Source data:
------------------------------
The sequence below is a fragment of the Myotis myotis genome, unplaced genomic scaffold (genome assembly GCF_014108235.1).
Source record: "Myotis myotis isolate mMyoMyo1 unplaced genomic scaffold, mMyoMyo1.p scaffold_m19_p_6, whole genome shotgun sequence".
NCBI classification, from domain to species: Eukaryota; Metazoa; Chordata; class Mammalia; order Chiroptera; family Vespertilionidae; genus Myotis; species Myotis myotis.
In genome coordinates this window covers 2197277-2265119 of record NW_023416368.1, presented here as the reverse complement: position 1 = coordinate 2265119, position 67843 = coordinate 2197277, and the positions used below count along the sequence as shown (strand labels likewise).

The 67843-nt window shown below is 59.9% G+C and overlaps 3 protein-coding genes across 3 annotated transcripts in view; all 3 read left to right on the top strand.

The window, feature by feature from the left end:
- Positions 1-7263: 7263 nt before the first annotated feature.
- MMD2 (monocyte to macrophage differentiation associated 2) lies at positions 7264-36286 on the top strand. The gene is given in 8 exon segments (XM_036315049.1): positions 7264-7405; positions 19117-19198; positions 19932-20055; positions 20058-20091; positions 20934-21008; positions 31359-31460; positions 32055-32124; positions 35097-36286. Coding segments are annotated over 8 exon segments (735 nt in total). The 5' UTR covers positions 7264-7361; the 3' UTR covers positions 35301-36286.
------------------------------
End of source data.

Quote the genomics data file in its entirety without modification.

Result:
The sequence below is a fragment of the Myotis myotis genome, unplaced genomic scaffold (genome assembly GCF_014108235.1).
Source record: "Myotis myotis isolate mMyoMyo1 unplaced genomic scaffold, mMyoMyo1.p scaffold_m19_p_6, whole genome shotgun sequence".
NCBI classification, from domain to species: Eukaryota; Metazoa; Chordata; class Mammalia; order Chiroptera; family Vespertilionidae; genus Myotis; species Myotis myotis.
In genome coordinates this window covers 2197277-2265119 of record NW_023416368.1, presented here as the reverse complement: position 1 = coordinate 2265119, position 67843 = coordinate 2197277, and the positions used below count along the sequence as shown (strand labels likewise).

The 67843-nt window shown below is 59.9% G+C and overlaps 3 protein-coding genes across 3 annotated transcripts in view; all 3 read left to right on the top strand.

The window, feature by feature from the left end:
- Positions 1-7263: 7263 nt before the first annotated feature.
- MMD2 (monocyte to macrophage differentiation associated 2) lies at positions 7264-36286 on the top strand. The gene is given in 8 exon segments (XM_036315049.1): positions 7264-7405; positions 19117-19198; positions 19932-20055; positions 20058-20091; positions 20934-21008; positions 31359-31460; positions 32055-32124; positions 35097-36286. Coding segments are annotated over 8 exon segments (735 nt in total). The 5' UTR covers positions 7264-7361; the 3' UTR covers positions 35301-36286.